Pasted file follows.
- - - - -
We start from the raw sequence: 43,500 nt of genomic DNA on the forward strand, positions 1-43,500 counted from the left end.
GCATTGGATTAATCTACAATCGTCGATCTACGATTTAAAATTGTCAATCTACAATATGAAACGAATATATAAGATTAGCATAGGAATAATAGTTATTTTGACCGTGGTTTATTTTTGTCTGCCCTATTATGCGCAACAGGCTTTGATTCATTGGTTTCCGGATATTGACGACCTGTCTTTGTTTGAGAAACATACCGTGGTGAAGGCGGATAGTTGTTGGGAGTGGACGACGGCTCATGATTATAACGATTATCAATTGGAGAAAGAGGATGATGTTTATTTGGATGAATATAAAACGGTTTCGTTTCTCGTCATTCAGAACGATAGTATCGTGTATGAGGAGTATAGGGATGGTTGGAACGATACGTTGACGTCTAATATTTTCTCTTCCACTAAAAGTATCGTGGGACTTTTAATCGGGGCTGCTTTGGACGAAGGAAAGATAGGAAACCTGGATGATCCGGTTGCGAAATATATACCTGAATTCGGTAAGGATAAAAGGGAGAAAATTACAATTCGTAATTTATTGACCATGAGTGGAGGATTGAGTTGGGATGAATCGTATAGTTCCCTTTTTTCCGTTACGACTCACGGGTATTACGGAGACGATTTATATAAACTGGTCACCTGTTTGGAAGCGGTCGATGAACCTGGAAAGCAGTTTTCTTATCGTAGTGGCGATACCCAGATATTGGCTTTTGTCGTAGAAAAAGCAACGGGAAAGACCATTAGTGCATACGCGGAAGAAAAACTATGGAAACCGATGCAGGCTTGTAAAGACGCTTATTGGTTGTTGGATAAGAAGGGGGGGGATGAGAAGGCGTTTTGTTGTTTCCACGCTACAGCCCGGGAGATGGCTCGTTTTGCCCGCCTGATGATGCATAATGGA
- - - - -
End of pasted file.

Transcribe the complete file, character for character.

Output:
We start from the raw sequence: 43,500 nt of genomic DNA on the forward strand, positions 1-43,500 counted from the left end.
GCATTGGATTAATCTACAATCGTCGATCTACGATTTAAAATTGTCAATCTACAATATGAAACGAATATATAAGATTAGCATAGGAATAATAGTTATTTTGACCGTGGTTTATTTTTGTCTGCCCTATTATGCGCAACAGGCTTTGATTCATTGGTTTCCGGATATTGACGACCTGTCTTTGTTTGAGAAACATACCGTGGTGAAGGCGGATAGTTGTTGGGAGTGGACGACGGCTCATGATTATAACGATTATCAATTGGAGAAAGAGGATGATGTTTATTTGGATGAATATAAAACGGTTTCGTTTCTCGTCATTCAGAACGATAGTATCGTGTATGAGGAGTATAGGGATGGTTGGAACGATACGTTGACGTCTAATATTTTCTCTTCCACTAAAAGTATCGTGGGACTTTTAATCGGGGCTGCTTTGGACGAAGGAAAGATAGGAAACCTGGATGATCCGGTTGCGAAATATATACCTGAATTCGGTAAGGATAAAAGGGAGAAAATTACAATTCGTAATTTATTGACCATGAGTGGAGGATTGAGTTGGGATGAATCGTATAGTTCCCTTTTTTCCGTTACGACTCACGGGTATTACGGAGACGATTTATATAAACTGGTCACCTGTTTGGAAGCGGTCGATGAACCTGGAAAGCAGTTTTCTTATCGTAGTGGCGATACCCAGATATTGGCTTTTGTCGTAGAAAAAGCAACGGGAAAGACCATTAGTGCATACGCGGAAGAAAAACTATGGAAACCGATGCAGGCTTGTAAAGACGCTTATTGGTTGTTGGATAAGAAGGGGGGGGATGAGAAGGCGTTTTGTTGTTTCCACGCTACAGCCCGGGAGATGGCTCGTTTTGCCCGCCTGATGATGCATAATGGA